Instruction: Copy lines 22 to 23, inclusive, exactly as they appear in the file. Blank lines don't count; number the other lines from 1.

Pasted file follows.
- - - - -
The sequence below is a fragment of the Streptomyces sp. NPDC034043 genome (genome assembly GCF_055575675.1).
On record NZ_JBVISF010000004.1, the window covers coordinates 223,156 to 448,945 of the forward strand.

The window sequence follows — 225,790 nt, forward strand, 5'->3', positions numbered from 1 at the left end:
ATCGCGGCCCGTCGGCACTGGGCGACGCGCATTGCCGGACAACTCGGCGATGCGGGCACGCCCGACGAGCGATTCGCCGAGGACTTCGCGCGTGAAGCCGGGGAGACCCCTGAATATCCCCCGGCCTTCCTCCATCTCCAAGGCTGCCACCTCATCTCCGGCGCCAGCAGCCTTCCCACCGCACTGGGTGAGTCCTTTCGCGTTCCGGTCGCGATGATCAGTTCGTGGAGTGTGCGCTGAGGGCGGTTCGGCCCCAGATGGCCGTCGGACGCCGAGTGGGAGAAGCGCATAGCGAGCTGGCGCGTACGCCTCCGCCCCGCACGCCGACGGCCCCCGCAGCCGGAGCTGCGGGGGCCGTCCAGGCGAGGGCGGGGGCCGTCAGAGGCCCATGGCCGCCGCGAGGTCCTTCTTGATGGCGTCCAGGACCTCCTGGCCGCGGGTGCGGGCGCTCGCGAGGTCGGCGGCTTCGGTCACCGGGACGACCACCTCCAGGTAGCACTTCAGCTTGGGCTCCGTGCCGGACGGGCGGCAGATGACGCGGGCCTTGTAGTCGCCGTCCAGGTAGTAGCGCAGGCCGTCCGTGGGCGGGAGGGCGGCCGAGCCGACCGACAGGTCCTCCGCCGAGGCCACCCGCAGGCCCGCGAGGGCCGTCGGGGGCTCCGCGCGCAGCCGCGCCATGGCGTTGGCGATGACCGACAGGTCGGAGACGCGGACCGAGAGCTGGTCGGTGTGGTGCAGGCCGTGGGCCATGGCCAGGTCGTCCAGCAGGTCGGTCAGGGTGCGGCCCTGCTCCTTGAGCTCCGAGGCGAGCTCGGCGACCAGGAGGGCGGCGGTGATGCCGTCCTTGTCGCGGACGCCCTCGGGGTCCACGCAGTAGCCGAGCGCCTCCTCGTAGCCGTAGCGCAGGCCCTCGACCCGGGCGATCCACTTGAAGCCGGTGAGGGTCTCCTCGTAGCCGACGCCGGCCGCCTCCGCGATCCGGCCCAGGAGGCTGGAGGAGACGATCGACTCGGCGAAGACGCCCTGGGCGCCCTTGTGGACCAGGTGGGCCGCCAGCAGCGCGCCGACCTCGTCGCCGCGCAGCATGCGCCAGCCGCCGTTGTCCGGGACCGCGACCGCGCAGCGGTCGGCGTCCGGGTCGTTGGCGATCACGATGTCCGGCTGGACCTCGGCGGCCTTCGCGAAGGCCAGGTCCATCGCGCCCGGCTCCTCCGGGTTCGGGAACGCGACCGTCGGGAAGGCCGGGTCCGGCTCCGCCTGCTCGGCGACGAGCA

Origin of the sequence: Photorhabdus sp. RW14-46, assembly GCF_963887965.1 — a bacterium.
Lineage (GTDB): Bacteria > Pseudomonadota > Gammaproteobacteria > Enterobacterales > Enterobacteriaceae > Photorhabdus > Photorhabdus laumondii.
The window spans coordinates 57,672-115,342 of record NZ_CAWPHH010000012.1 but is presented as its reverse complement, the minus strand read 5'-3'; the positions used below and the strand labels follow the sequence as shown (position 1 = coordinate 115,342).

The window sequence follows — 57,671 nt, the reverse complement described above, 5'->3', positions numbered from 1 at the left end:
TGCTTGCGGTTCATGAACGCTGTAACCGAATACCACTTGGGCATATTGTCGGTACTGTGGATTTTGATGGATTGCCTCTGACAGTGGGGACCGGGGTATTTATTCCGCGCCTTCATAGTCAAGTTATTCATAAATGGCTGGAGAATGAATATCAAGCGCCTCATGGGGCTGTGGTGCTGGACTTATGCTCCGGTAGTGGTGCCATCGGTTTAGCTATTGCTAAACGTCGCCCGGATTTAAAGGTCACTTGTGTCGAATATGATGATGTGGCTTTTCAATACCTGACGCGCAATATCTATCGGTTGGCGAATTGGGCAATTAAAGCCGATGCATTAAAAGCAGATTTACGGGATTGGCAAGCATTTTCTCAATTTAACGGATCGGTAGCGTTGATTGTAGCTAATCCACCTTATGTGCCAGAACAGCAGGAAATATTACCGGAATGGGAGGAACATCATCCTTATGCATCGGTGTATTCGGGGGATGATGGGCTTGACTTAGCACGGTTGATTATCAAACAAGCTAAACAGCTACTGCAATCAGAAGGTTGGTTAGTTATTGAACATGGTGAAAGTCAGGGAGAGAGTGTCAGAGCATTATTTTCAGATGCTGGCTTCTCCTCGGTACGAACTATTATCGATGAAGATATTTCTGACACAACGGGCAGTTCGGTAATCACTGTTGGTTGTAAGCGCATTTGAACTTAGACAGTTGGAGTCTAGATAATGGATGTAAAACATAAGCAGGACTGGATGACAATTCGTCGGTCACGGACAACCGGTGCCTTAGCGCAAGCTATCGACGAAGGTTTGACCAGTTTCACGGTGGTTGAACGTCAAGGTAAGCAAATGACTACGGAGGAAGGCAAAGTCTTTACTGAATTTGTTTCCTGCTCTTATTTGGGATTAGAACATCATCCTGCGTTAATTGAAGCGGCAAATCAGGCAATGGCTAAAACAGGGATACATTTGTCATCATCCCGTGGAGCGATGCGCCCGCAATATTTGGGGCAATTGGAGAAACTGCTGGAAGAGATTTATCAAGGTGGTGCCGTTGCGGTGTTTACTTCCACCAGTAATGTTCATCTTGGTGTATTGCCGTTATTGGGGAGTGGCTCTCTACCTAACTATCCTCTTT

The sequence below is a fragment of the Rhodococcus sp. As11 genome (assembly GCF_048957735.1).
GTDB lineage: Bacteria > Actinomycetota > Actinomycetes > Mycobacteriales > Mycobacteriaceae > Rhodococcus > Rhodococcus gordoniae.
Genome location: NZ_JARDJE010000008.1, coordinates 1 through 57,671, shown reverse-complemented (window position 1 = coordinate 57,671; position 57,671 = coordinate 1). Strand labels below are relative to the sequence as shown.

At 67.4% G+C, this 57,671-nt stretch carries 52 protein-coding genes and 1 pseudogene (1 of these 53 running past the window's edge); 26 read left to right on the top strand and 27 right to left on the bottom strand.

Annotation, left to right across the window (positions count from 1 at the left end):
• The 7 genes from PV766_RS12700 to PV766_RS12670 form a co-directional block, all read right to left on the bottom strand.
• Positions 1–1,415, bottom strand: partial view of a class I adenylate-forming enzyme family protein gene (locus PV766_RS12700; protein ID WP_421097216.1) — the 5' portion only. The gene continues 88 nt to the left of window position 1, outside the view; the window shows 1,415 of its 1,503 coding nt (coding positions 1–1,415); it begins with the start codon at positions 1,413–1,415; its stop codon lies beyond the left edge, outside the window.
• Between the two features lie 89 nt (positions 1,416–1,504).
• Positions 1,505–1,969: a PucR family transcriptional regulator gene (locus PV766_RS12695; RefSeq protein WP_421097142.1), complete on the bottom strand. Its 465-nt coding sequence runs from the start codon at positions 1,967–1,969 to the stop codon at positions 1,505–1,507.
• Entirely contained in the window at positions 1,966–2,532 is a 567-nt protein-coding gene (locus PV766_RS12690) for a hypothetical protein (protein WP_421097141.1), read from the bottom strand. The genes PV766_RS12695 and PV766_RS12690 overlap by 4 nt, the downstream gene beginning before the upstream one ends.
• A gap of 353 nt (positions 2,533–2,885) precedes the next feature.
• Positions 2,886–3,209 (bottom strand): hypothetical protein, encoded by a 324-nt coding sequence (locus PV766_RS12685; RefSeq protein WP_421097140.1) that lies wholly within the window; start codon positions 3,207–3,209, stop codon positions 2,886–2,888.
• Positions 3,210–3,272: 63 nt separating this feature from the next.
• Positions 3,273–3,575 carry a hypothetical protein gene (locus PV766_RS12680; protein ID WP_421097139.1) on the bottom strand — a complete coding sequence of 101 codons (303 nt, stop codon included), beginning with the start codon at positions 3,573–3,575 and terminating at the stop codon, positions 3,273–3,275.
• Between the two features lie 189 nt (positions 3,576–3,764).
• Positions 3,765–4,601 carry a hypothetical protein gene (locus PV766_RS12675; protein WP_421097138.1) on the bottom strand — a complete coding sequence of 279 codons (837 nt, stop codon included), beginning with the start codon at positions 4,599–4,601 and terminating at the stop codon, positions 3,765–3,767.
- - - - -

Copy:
• Positions 3,210–3,272: 63 nt separating this feature from the next.
• Positions 3,273–3,575 carry a hypothetical protein gene (locus PV766_RS12680; protein ID WP_421097139.1) on the bottom strand — a complete coding sequence of 101 codons (303 nt, stop codon included), beginning with the start codon at positions 3,573–3,575 and terminating at the stop codon, positions 3,273–3,275.